Pessimistic explanatory style is a risk factor for physical illness: a thirty-five-year longitudinal study

J Pers Soc Psychol. 1988 Jul;55(1):23-7. doi: 10.1037//0022-3514.55.1.23.


Explanatory style, the habitual ways in which individuals explain bad events, was extracted from open-ended questionnaires filled out by 99 graduates of the Harvard University classes of 1942-1944 at age 25. Physical health from ages 30 to 60 as measured by physician examination was related to earlier explanatory style. Pessimistic explanatory style (the belief that bad events are caused by stable, global, and internal factors) predicted poor health at ages 45 through 60, even when physical and mental health at age 25 were controlled. Pessimism in early adulthood appears to be a risk factor for poor health in middle and late adulthood.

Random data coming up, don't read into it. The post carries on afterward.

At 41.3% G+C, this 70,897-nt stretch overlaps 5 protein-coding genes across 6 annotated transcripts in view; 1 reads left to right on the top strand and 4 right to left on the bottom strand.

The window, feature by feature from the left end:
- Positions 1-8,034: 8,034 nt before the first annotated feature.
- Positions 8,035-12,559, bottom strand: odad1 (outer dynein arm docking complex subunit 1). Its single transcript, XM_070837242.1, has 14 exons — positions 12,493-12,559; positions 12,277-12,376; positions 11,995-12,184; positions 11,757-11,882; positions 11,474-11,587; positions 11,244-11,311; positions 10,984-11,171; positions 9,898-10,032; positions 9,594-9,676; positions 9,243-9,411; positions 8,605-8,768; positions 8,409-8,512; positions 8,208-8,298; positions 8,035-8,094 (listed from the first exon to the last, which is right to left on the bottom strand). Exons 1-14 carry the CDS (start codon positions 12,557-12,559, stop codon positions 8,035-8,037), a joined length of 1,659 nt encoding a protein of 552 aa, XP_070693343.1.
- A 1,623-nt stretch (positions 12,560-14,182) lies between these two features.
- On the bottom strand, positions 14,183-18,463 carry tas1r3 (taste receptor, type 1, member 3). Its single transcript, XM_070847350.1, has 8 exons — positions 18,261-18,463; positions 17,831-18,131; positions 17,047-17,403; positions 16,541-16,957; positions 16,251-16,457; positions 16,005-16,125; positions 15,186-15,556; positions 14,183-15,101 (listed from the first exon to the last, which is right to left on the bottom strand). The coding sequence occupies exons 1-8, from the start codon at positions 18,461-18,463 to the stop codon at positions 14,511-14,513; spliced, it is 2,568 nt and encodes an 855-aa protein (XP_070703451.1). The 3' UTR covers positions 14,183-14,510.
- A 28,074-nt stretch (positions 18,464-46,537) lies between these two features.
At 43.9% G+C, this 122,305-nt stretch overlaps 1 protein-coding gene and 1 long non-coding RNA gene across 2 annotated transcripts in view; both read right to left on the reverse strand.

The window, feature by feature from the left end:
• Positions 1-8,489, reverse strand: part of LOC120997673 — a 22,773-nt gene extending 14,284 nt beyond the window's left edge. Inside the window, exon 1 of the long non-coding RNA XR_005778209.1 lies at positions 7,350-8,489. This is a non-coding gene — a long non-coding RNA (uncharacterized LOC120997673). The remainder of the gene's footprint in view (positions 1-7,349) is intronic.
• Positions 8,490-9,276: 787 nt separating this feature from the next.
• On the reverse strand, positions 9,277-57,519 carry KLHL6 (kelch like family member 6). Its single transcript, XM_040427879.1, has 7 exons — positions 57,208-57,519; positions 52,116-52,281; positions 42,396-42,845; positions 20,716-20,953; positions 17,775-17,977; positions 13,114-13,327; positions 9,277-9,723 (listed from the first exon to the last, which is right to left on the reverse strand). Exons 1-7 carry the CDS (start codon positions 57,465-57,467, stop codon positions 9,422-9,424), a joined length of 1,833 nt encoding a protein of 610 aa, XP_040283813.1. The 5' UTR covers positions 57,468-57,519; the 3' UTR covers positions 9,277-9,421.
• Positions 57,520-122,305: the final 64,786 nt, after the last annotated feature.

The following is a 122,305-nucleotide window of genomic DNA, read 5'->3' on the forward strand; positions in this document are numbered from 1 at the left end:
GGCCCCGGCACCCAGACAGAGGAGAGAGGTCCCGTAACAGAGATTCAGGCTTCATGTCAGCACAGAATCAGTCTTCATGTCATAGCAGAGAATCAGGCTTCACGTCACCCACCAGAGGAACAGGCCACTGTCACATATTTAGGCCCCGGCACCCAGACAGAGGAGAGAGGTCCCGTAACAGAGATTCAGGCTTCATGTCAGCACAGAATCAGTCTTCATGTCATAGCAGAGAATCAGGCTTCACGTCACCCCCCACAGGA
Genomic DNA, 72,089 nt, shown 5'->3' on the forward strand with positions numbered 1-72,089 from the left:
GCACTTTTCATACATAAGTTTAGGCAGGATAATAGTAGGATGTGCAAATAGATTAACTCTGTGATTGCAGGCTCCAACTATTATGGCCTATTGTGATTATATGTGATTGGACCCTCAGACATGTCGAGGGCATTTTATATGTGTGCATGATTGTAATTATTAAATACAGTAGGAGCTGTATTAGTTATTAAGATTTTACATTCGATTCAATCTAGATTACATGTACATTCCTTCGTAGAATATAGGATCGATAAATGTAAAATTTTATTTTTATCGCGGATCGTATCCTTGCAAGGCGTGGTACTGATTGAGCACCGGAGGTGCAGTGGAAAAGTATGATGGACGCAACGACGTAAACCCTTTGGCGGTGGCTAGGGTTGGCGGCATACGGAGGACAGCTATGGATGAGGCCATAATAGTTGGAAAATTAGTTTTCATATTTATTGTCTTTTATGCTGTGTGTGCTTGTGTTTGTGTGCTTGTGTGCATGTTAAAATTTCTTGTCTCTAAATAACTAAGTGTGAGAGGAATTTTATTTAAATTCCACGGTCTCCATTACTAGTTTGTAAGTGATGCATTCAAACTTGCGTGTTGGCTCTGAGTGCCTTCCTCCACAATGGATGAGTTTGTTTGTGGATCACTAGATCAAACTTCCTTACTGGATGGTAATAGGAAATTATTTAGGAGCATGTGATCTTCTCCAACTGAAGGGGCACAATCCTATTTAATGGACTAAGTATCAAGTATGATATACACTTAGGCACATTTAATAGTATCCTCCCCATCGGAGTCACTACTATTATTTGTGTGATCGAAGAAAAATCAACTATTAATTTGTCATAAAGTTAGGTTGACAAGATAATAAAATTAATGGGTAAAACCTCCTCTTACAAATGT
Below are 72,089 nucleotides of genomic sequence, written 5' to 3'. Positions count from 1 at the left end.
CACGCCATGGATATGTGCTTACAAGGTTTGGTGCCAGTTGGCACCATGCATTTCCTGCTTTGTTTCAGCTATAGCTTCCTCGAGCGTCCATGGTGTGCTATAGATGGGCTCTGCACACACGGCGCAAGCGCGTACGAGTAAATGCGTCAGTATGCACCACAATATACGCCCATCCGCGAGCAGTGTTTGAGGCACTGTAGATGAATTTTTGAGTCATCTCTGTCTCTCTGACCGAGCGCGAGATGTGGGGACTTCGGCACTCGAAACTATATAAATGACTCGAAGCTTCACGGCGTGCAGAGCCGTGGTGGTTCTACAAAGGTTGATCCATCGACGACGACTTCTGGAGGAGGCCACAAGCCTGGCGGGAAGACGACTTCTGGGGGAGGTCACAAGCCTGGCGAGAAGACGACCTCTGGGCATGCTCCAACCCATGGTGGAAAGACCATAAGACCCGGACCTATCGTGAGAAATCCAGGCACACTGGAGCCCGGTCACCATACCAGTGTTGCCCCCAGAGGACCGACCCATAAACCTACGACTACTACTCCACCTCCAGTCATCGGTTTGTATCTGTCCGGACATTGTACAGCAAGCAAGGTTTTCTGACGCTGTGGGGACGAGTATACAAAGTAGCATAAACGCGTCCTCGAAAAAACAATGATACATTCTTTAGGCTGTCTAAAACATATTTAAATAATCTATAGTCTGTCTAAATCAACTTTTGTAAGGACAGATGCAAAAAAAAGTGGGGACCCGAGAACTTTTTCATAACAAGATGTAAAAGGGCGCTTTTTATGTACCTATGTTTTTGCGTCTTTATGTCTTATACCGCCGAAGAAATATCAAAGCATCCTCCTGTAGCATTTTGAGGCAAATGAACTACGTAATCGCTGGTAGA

Publication types

  • Research Support, Non-U.S. Gov't
  • Research Support, U.S. Gov't, P.H.S.

MeSH terms

  • Adult
  • Attitude*
  • Follow-Up Studies
  • Humans
  • Internal-External Control
  • Life Change Events*
  • Male
  • Middle Aged
  • Psychophysiologic Disorders / psychology*
  • Risk Factors